UK public favour rail freight over roads, says surveyAlmost two thirds of people (61 per cent) questioned in a survey would like to see more freight transported by rail in the UK, with only two per cent wanting to see more on the roads, according to RailFreight.com.
YouGov’s poll also revealed that almost two thirds (63 per cent) of people questioned also supported the idea of increasing government funding to allow more freight trains on the rail network, with only three per cent opposing such measures.
More government funding
The online survey was commissioned by a leading transport pressure group, the Campaign for Better Transport (CBT). Philippa Edmunds, Freight on Rail manager at the CBT, said: “This poll shows that the majority of the public support moving more freight by rail and want more government funding to assist this.
“The Government is committed to reducing harmful emissions and improving air quality, and rail freight is pivotal to this. Rail freight might not be able to vote, but our opinion polling shows that the public support rail over road when it comes to freight.”
Rail freight has seen consistent year on year growth in key consumer and construction markets, but the potential for further growth is constrained by the current freight network, meaning that demand continues to outstrip supply. In addition, HGVs receive a large subsidy from the Government which adds another barrier to enabling rail freight to compete on a level playing field.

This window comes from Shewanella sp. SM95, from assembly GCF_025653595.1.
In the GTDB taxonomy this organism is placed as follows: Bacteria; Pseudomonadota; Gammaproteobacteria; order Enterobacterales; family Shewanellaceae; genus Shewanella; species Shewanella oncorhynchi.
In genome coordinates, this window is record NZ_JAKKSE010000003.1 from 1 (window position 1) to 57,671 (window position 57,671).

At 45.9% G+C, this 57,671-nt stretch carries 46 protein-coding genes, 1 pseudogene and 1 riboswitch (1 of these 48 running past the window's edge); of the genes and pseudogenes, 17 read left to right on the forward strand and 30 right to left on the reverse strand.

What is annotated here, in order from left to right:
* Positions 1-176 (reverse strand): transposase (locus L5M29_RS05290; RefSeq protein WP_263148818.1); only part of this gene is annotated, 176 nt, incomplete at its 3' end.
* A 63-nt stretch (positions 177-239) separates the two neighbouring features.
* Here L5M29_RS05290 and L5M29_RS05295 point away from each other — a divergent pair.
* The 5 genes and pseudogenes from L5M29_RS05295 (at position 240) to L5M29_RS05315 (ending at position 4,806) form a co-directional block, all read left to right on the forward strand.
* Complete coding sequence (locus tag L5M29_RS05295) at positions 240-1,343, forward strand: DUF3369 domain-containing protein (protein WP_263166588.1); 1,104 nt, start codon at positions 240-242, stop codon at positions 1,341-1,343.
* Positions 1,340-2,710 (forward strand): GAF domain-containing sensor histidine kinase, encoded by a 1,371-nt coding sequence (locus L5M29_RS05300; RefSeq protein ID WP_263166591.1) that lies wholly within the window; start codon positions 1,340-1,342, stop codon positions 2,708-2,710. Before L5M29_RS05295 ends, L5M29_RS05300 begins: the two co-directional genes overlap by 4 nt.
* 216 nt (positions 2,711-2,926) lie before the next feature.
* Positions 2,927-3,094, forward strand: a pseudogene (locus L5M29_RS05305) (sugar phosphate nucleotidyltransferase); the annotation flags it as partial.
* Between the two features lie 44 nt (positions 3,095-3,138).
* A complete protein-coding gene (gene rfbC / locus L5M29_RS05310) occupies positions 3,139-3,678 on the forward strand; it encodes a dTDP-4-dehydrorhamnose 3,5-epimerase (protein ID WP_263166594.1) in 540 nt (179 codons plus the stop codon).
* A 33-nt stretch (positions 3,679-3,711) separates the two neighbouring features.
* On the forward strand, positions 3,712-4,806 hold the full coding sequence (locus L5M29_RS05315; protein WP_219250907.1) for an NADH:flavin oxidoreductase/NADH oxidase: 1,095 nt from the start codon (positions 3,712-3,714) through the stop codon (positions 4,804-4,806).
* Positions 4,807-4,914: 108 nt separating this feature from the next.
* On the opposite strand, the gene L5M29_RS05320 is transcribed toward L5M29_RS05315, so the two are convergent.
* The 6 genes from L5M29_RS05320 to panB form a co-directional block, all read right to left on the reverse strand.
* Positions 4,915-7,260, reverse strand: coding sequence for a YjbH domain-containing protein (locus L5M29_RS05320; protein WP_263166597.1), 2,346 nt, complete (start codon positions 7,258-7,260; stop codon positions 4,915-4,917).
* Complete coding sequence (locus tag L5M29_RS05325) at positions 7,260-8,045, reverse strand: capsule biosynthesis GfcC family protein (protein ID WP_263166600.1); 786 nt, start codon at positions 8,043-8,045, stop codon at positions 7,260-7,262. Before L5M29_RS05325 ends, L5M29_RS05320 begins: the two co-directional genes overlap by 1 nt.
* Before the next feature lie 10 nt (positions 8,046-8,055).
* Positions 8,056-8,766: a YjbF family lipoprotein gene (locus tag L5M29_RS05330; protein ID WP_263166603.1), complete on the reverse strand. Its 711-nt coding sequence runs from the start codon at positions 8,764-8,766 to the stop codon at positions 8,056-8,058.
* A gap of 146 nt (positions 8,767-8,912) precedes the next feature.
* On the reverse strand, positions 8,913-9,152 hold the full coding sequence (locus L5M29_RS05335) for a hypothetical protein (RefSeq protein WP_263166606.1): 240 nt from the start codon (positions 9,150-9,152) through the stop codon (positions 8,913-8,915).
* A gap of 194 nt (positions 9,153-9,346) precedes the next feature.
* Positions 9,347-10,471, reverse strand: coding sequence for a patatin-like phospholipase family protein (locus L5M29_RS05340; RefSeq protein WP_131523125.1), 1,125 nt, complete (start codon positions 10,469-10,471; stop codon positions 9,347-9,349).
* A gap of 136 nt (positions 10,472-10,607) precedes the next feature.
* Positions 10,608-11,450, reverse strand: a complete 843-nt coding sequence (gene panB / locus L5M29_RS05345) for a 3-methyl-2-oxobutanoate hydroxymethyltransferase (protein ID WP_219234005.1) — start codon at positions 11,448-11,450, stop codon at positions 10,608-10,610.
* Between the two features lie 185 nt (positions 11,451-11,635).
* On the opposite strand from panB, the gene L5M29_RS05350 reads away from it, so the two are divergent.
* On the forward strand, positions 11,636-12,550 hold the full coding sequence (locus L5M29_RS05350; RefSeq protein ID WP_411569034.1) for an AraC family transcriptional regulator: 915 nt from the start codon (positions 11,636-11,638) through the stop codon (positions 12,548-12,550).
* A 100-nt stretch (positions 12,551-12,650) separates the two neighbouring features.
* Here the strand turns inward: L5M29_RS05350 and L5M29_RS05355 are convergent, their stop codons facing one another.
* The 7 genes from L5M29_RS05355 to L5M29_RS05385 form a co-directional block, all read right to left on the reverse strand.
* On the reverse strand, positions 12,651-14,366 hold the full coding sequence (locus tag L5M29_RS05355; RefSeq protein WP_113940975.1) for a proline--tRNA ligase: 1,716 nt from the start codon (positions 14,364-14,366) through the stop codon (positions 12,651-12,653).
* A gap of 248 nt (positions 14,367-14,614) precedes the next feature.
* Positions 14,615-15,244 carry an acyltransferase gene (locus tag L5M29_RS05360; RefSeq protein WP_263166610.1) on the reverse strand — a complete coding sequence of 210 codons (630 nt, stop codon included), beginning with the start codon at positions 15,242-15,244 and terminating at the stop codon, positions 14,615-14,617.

‘Tip the balance’
The Office of Road and Rail is currently reviewing rail freight charges and campaigners are concerned that any increases will further tip the balance in favour of road freight and prevent future expansion of rail freight. Of the people questioned for this poll, only around 1 in 10 (12 per cent) were in favour of increasing rail freight charges.
“The Government It is currently reviewing the charges it places on rail freight operators to use the rail network,” added Ms Edmunds. “If it chooses to increase these charges, rail freight is likely to decline and we will see more lorries on our already congested roads, something that seems to have little public support.”